Guest Blog – Meadow Magic


It has been a while since I have hosted a guest blog.  Then, as these things often do, an opportunity presented itself and here we have it.  In the past I have written about meadows.  Most often about how I am sadly under-educated about them; how to grow, what to grow, how to maintain etc.  But I love them.  Every little thing.  So let me introduce you to Orla at The Grass People who will rectify these shortcoming and give you a little insight into meadow magic with our own floriferous tutorial. 

How to Sow Wildflower seeds in your Garden

Wildflowers offer natural beauty and so much more…As well as adding spectacular colour to your garden, wildflowers do the very important job of creating a diverse environment that will help support birds and insects including bees which are vital to our ecosystem.

Wildflowers have a reputation for being difficult to grow. In reality with a little preparation beautiful wildflowers can grow easily in your garden.  Here’s The Grass People’s easy step by step process to get your own mini wildflower meadow:

Sowing Wildflower Seeds

Wildflowers grow in poor soil conditions so prepare your soil for wildflower growth by starving it of nutrients. This can be done by stripping away the top 5-10cm of soil which will reduce fertility.

  1. Clear away all existing plants and grass, either by hand or with weed killer. Remove weeds such as nettles, docks and couch grass. Be aware weed killer is not advisable in areas of wildlife.
  2. Dig the soil over and firm it down before raking to create a level seed bed.
  3. Sow the wildflower seed either by hand or with a seed spreader. We recommend sowing the wildflower seed at 5g per 1 square meter of soil.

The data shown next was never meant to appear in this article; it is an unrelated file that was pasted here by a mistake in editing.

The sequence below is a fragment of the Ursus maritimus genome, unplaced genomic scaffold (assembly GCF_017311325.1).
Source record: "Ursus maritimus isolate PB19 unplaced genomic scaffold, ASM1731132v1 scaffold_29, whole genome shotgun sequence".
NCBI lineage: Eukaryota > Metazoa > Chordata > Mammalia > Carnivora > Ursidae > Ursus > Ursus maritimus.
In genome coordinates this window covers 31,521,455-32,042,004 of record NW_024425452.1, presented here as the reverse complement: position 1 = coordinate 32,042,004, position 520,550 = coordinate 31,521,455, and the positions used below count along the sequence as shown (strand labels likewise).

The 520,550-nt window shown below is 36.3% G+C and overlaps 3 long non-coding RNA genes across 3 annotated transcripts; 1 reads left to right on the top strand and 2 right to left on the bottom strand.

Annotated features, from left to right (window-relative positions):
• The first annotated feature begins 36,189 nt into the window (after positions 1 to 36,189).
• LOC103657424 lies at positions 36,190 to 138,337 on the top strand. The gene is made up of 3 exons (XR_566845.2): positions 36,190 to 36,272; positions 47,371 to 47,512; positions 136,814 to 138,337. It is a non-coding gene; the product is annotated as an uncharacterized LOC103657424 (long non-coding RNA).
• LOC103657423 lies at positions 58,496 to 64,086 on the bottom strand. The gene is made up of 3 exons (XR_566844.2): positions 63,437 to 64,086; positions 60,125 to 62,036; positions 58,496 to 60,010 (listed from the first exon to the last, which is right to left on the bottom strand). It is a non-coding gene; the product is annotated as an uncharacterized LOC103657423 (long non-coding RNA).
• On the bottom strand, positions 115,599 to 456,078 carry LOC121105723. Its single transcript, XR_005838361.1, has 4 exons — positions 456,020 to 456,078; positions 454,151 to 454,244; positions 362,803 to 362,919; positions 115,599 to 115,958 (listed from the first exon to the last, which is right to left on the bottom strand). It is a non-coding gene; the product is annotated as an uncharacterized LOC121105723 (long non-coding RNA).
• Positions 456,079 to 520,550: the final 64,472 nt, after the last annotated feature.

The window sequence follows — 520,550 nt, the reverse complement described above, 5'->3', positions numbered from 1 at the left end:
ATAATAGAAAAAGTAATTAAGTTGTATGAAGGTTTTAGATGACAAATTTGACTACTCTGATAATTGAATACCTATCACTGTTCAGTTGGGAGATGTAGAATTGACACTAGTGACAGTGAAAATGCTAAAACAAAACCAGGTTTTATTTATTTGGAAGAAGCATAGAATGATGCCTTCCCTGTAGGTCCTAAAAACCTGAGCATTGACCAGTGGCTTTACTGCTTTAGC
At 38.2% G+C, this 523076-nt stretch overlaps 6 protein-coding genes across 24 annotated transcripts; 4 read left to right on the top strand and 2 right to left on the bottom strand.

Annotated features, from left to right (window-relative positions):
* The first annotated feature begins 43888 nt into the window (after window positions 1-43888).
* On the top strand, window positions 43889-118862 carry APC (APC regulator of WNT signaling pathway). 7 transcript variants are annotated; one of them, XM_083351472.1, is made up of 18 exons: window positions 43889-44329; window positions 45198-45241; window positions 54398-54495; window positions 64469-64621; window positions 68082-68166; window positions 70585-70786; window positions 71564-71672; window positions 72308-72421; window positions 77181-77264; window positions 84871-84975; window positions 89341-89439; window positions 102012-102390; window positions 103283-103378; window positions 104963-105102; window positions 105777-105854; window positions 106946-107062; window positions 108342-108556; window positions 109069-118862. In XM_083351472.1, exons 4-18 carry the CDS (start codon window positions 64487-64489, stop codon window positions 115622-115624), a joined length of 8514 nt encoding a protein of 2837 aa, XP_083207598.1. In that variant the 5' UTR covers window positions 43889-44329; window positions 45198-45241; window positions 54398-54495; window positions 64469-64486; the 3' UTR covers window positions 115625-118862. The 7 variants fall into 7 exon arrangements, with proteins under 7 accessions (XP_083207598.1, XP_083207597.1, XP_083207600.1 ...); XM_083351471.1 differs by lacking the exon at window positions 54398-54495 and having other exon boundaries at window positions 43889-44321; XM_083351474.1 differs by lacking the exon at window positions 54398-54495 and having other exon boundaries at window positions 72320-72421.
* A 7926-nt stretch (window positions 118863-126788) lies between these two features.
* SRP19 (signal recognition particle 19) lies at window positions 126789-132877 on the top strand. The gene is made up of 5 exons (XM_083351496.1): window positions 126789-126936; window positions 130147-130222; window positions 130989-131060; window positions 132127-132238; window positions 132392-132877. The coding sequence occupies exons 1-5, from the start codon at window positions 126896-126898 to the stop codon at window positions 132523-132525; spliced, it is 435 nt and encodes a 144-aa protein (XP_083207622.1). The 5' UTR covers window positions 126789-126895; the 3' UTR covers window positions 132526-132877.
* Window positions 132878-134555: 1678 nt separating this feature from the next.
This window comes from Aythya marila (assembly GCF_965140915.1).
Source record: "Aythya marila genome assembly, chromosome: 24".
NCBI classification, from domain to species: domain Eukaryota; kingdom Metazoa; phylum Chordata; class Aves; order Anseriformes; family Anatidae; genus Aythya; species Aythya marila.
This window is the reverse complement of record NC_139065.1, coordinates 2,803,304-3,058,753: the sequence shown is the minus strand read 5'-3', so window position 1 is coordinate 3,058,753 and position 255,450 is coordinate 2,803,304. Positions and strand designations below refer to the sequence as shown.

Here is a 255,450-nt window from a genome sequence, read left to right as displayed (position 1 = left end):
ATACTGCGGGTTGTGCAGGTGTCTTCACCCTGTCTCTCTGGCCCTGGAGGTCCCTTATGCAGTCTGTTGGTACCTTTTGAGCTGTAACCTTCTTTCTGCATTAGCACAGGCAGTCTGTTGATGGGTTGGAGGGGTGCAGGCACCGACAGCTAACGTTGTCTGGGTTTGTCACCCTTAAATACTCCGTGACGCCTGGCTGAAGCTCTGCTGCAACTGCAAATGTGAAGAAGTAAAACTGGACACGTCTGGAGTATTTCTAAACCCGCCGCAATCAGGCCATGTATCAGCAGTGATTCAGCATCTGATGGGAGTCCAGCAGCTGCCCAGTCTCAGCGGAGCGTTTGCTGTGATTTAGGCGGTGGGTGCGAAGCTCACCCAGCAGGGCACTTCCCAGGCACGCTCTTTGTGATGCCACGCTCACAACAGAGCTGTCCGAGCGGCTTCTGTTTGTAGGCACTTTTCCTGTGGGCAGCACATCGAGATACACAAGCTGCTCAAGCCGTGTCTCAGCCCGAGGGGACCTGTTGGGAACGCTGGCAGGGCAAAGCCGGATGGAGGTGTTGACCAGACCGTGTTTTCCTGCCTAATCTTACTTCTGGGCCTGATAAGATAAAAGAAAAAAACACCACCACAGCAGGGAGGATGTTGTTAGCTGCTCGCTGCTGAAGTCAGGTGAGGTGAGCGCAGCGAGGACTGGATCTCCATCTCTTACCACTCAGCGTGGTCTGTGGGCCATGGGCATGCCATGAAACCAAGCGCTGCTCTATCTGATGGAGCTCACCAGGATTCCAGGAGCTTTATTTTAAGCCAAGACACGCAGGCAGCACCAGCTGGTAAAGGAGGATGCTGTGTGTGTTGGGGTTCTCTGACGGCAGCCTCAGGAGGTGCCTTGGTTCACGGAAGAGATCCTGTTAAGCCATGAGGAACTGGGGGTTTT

4. Rake the wildflower seed into the soil and moisten the ground well.
  5. Cover the newly seeded area of your garden with netting to protect from birds and cats.
  6. Ensure the soil is kept moist during hot, dry periods for the best germination. 

Top tips for growing wildflower seeds

  • When preparing the soil avoid using fertilisers or manure as this encourages existing grass to grow which can crowd out the newly sown wildflowers.
  • After you have prepared the soil we recommend allowing the soil to settle for up to 6 weeks. This also allows any weed seeds to germinate, which can then be removed with a hoe or weed killer.
  • For best growth it’s important that the soil is warm and doesn’t dry out. Ensure you water the soil regularly particularly if there is a hot spell.

Best time of year to sow wildflower seeds

At The Grass People we have a large variety of wildflower seeds for all types of soil. By and large the best time of year to sow wildflowers is during September to expect bloom in early spring.

However wild flower seeds can be sown throughout the year with bloom usually taking 60-80 days. It may be the case that the first bloom may be after the first winter in soil.

Our wild flower seed range includes:

  • Bees and Pollinators – a special selection of UK native flowers selected to attract bees
  • Annual Mix – a beautiful selection of UK native annual wildflowers
  • Flowering Meadow – a mixture of annual and perennial wildflowers and grasses
  • Shaded Area Wildflowers – wildflowers suited to growing in shaded areas
  • Heavy Clay Soil Wildflower – a selection of UK native wildflowers suited to grow in clay soils
  • Sandy Soil Wildflower – wildflowers specially selected to grow in sandy soils

And there you have it, there really is no excuse.  Happy meadow making!


6 thoughts on “Guest Blog – Meadow Magic

  1. Thanks for a very useful post. I’ve been thinking about making a mini-tiny-mini-mini-meadow. They say every little helps but I don’t know if a square metre and a bit will be un-toolittle. That’s the most I can spare. And given proximity to neighbours, I need to avoid invasives. So many things to think about ……


      1. Hi John,

        Glad you found this post useful. Yes one square metre will be enough – any area of wildflowers will be a source of pollen for bees and pollinators so really any size will be of benefit and beauty. Another suggestion would be numerous window boxes too if land is limited.

        Thanks for reading,


  2. You can establish a wild flower meadow in an existing area of grass. You only need to remove the grass if you are planting what is really a corn flower mix. These two types of ‘meadows’ also require different systems of management, one is permanent the other annual. Done successful both can be attractive, although different.

    Liked by 1 person

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